How I Use Mastodon
It's been about two weeks since I've started using Mastodon actively and wanted to reflect on how my usage differs from Twitter. It's not meant to be a guide in the style of "Migrate to Mastodon in six steps" or the like. It's just what works for me in this snapshot of time.
"It's dangerous to go alone / The value of community
The advice "join any instance, you can migrate later" is in the best case neutral advice and in the worst case, just about the last thing you want to tell a person if you want them to actually stay on Mastodon.
Mastodon reminds me of the physical world with each instance being a defacto state or territory. They have their laws you need to abide by but they have open borders. Your first view of the "world" is through the lens of where you live. With your home feed blank, on first joining, you'll see the posts of those on your instance in the Local feed and the people they follow in the Federated feed. Whether or not one or both of these are usable depends on the size of your server.
Humans tend to chunk a single bad experience as emblematic of all. In a centralized system, there's one set of rules (well sorta) that you have to content with. Given how many migrate over from Twitter, picking the "official" server or one at random, it's easy to discover you are in a place that has what feels like strict rules and permabanned from that instance without knowing why. On one hand, I want to acknowledge that some instances might have a deep and pervasive culture of using Content Warnings. But on the other hand, I can see how someone's message asking to use CWs could be received as you want to regulate or tone-police my speech. One of the good outcomes I've seen is when these things happen in error, things seem to be resolved a lot more quickly, amicably, and there's ownership in the process failure.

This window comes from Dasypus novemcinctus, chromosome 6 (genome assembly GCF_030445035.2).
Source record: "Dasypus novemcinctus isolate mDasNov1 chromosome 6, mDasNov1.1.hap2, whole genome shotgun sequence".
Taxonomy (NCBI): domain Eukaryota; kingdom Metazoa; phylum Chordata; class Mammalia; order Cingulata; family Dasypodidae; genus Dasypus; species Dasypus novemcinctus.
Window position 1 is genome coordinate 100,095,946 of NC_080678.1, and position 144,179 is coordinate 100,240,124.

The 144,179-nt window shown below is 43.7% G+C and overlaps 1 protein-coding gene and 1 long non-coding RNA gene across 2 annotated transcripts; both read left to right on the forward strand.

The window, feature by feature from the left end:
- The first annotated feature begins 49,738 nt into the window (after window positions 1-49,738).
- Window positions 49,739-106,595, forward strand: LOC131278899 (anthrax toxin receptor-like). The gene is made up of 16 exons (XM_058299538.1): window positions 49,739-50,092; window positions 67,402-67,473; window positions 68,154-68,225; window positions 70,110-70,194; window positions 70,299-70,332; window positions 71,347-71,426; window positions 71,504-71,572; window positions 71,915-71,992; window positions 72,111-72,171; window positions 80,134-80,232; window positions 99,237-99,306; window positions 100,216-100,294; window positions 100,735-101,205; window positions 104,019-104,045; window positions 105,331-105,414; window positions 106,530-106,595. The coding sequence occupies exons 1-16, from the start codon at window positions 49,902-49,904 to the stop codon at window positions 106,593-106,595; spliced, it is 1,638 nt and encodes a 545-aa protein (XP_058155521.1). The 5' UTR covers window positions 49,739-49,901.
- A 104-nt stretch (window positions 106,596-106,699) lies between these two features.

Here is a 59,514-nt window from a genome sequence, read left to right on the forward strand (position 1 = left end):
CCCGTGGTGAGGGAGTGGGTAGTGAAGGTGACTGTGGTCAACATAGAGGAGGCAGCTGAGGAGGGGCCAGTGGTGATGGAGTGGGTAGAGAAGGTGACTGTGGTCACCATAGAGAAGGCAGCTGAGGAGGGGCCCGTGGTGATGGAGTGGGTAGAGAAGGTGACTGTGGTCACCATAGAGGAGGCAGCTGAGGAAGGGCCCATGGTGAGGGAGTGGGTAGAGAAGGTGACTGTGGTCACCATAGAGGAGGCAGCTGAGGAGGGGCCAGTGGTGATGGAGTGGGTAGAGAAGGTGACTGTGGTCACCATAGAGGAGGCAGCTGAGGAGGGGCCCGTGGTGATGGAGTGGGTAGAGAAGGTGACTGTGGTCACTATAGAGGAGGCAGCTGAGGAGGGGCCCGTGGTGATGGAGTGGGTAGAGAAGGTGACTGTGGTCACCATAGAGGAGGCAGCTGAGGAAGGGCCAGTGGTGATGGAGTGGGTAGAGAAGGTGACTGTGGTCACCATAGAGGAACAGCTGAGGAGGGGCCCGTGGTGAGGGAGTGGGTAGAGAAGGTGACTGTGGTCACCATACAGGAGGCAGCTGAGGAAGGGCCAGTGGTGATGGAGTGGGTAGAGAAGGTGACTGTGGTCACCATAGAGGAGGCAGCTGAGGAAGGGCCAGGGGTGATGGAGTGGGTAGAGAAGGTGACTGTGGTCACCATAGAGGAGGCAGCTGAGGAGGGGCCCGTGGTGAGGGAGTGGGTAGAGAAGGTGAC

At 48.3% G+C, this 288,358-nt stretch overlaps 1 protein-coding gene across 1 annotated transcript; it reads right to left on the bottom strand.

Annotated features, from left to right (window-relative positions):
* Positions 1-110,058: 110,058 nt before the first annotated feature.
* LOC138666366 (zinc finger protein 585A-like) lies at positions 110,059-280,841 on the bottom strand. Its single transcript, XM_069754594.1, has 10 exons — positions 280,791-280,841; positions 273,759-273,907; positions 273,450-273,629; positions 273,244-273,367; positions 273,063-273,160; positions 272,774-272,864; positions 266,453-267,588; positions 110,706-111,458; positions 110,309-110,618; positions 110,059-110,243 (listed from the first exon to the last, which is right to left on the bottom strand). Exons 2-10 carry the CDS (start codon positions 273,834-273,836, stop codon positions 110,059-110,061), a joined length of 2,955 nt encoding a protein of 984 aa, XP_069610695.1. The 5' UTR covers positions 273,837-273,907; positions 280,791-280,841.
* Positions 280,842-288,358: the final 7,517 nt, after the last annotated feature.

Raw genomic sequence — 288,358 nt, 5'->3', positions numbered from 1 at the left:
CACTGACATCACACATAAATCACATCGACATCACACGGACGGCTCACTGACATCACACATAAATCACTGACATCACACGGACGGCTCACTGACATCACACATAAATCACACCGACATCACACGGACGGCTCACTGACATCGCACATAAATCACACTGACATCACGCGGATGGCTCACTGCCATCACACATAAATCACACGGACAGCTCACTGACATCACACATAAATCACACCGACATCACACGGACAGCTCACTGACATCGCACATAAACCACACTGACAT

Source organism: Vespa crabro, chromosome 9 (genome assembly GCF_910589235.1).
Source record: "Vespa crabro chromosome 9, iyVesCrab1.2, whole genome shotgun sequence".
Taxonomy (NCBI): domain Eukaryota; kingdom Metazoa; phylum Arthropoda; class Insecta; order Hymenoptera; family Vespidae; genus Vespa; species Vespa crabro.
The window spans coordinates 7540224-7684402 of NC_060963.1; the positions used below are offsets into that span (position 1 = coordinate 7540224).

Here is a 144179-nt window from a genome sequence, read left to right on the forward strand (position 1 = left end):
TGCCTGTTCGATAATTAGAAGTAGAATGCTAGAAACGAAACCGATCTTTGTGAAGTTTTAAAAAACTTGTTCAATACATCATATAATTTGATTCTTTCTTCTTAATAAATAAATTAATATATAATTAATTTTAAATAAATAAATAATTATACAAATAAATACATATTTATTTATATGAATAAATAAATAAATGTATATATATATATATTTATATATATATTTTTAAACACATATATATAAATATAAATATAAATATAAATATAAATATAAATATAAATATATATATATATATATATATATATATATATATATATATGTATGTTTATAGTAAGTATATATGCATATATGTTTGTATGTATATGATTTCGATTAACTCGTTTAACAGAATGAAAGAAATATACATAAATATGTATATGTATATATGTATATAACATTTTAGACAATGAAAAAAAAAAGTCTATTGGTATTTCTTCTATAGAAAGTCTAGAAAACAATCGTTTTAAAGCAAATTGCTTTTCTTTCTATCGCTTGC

I lucked out in the instance lottery. My home instance's creators and the first tranche of accounts are folks I've interacted for years so it made me feel less alone or scared I'd violate some contested norm and anchored me to the experience.
No Algorithm == More Engagement ?
One of the things I didn't like about Twitter's feed was knowing that likes would be used as a signal to push content to other folks feeds. [All of the following mentioned without any knowledge of the internals] Just because I interact with someone a lot doesn't mean that all of my interests perfectly overlap with theirs. Seeing a decapitated reply (if I follow both parties in a convo) almost always lacked context. As Favorities don't surface activity to the feeds of followers, I've found myself favoriting more things.
Commenting is another area where I find Mastodon enticing me to participate more even without an algorithm. I really enjoy using the Unlisted option (Visible for all but doesn't surface alone in feeds). Unlisted feels like a semi-private coffee convo versus talking via megaphone. Unless the reply feels especially noteworthy, I use Unlisted and let folks follow the convo from the beginning [I sometimes boost the original toot too]. Think back to how many "Yup", "100%", "I agree" replies would clog up your Twitter feed. Let's not do that on Mastodon.
Bookmark All The Things
The lack of an algorithmic feed means you need to do your own information curation. Hashtags are searcheable but not full-text. So if you see something you want to read later, bookmark it. If you see an interesting post from someone but are unsure you want to follow them, bookmark it.
Of course, bookmarks are a thing on Twitter but I wasn't as organically exposed to people I don't follow (Local and Federated). I've been going through to read the things on occasion.
Hopeful for the Future
While I'm sad about the unfolding turmoil at Twitter and am rooting for the future success of those who have lost their jobs, I'm glad to have a social network I'm happy to post on, feels engaging, and doesn't magnify the negatives of social media that I experienced on Twitter.